• vicbert caladipo

    That took 10 minutes to read. Rock on Arch!!!!!

  • What’s up with JBJ’s knee?!?

  • vicbert caladipo

    This team is in serious trouble come Wednesday.

  • Vernon Aldrich

    I appreciate the detail Missing M. I think you summed it up with “results, statistics and the eye test”; We are a better team without JBJ on the floor. All the talk in this forum won’t change the reality.

  • vicbert caladipo

    He’s dressed and not limping. If this was a BK team I’d say he’s being benched. CTC would never do that. Would he?? Injuries have always been a huge mystery under CTC. Logical thought is he’s being saved for Wednesday. It’s not going to matter. Too many flaws on this team. TB and OG look good. CTC better figure out which guards to play. RJ,,,,,,trapped at mid court…..throws ball in the stands. Some of these turnovers should not be happening.

  • IU Hoosiers # 34, 1979-83

    Great point and agreed. RJ and JBJ only with the three big men you mentioned. IU should have this lineup 65 to 75% of the game time.

  • Agreed. Solid first 10 minutes followed by completely sloppy second 10 minutes. Yes, MVS picked up the defensive intensity, switch the man, but still. Good movement on offense gave way, and defense dropped off.

    I want to see a strong second half or my worry about the UNC game is going to switch to dread.

    About JBJ, I suppose if he tweaked anything at all, then it makes sense to give him time to rest it.

  • vicbert caladipo

    Man I love these guys and it didn’t hurt listening to the 3 minute halftime commercial about family, but many of these players frustrate the hell out of me. It’s chicken and egg syndrome. Is it the coach or the players? I’m sure we’ll wake up and win by over 30, but the mistakes I see are awful/

  • Everything else aside, this is definitely a different team with OG on the floor.

  • Fifer39

    Worrying eh? AB tweeted that he did warm up though so hopefully just precautionary.

  • That’s good. And yeah, really worried. About UNC.

  • I lean to it being the players losing focus. Seems like the game plan was good, and the players got away from it, started passing sloppily, taking early shots, letting up a little on the defensive effort. Right now it’s back up 24, but on a bunch of threes–I’d rather see the lead increase with some inside scoring.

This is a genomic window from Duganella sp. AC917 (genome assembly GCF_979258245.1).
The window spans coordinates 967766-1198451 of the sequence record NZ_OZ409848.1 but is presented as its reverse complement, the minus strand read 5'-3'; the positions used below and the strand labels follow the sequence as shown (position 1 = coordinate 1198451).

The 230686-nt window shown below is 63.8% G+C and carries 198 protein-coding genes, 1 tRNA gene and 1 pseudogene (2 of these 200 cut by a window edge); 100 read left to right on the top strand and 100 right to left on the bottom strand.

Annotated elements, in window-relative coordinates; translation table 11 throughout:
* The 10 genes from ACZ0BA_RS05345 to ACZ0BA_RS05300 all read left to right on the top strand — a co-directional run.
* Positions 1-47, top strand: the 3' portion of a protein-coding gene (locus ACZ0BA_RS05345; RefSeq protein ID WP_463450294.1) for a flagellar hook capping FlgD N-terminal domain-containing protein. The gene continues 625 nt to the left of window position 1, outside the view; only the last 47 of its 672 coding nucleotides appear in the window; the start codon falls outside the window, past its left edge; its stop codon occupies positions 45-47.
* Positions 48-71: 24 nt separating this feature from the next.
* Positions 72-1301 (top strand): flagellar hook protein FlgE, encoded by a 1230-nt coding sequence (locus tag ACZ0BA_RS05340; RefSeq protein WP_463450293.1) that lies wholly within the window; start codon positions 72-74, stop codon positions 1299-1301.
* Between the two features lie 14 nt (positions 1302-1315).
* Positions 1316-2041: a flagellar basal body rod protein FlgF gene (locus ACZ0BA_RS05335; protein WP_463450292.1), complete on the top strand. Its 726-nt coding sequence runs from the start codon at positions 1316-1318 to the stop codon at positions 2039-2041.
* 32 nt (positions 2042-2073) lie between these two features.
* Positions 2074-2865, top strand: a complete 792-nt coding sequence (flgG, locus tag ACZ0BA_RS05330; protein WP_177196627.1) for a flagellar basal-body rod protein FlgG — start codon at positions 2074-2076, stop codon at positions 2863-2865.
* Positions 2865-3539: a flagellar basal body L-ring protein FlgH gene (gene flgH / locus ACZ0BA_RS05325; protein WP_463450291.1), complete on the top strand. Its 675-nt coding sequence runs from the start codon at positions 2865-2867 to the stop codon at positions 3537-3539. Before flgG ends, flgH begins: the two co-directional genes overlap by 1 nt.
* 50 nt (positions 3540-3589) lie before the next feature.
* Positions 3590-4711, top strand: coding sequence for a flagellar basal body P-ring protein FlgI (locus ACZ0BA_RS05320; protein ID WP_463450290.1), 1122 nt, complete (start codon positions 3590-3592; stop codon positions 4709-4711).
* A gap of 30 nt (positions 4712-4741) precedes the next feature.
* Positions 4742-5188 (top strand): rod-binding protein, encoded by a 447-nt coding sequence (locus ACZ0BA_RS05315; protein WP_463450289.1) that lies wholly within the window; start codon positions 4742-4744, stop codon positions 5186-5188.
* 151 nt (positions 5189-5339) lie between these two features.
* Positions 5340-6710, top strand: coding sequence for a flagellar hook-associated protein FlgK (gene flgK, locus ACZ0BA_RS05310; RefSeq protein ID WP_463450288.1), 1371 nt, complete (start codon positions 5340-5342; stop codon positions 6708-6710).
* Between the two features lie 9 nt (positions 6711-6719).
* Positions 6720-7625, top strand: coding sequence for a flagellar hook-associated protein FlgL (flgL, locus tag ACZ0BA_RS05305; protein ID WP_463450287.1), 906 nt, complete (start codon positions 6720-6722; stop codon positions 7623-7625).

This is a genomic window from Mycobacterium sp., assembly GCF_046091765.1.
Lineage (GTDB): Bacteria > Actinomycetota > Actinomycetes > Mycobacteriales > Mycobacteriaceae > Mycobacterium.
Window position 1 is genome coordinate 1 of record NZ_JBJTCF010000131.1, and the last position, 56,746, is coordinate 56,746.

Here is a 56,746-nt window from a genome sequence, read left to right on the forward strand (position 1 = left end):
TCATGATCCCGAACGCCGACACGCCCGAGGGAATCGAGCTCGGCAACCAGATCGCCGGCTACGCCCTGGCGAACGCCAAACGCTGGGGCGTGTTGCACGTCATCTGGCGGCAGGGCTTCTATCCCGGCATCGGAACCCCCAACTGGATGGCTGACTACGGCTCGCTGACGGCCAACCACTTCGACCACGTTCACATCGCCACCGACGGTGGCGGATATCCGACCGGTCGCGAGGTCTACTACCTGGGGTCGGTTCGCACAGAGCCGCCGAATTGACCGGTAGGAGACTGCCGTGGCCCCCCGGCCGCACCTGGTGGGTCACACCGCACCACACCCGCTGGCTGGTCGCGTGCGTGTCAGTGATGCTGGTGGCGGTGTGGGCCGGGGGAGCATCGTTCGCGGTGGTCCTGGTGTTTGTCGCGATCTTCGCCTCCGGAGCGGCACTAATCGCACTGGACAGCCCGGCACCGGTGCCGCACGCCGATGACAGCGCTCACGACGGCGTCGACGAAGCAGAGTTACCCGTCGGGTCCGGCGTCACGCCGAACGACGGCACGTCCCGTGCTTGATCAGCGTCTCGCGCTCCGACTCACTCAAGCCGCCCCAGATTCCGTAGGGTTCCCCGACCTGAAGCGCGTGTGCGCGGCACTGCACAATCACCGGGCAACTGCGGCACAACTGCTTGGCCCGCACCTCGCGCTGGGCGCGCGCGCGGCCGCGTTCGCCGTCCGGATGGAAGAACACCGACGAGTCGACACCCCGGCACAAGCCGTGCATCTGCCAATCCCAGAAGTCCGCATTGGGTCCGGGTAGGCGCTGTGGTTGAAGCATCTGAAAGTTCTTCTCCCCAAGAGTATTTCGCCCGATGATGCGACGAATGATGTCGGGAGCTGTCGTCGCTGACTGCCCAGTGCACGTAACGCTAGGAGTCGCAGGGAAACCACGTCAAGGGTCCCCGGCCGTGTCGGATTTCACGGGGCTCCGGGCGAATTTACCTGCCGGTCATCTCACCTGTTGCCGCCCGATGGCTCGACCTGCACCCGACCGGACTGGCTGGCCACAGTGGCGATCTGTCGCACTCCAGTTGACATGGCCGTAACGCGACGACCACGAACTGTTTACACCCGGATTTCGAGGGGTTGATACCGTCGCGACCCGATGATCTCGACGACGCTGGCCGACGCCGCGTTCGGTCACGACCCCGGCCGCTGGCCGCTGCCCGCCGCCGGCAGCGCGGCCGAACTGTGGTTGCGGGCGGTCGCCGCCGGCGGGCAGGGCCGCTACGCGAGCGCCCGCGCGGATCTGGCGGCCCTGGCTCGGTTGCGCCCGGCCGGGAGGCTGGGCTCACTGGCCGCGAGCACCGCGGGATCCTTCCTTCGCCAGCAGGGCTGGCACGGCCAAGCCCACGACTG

One positive: they’re finishing stronger inside. Fewer layups, more dunks.

  • There’s plenty of data to show that the rest of the team was just as poor as JBJ defensively before he was hurt. Go back and watch the Duke game, for example–everyone played poor defense in that game, including Yogi. And so, since the team defense is what improved so strongly last year, it’s reasonable to assume that JBJ would have improved as well.

  • Fifer39

    Not sure that’s the way it looks tonight.

  • I hope they watch film between now and then and realize that this wasn’t a terribly well-played game.

  • vicbert caladipo

    Making low level players look like stars. The real stars will be here Wednesday. Should be interesting.

  • Ole Man

    Totally agree, but CTC won’t play his lineups that way; never has. He’s the mad tinkerer. Unfortunately.

  • Ole Man

    He’s gone back-to-back with double doubles, so I’m not sure that’s stepping back. He’s not fouling nearly as much.
    A lot of what you may be seeing is that he is working with a new lineup. Just like them, he is having to adjust.
    In my opinion, peoples’ expectations for him are causing them to overlook the situation both for him and the team.

  • IdahoHoosier

    In the limited games I’ve been able to watch so far (2) I was not terribly impressed with JBJ’s rebounding. I saw a lot of ball-watching where teammates blocked out and JBJ jumped in to grab the board, at the expense of blocking out his own man. Other times as he ball-watched his man ran around him for the rebound or a put-back. I think IU really needs everyone, especially JBJ, to think about “team rebounding” and “team defense”.

  • IdahoHoosier

    Love this post and love the thinking behind it. Granted my coaching experience only goes up to middle school level, but I’ve used this philosophy and it works. Kids learn being called to the bench is not a punishment but a time for teaching. I can’t see why it wouldn’t work with older players.

  • Ole Man

    Good observation.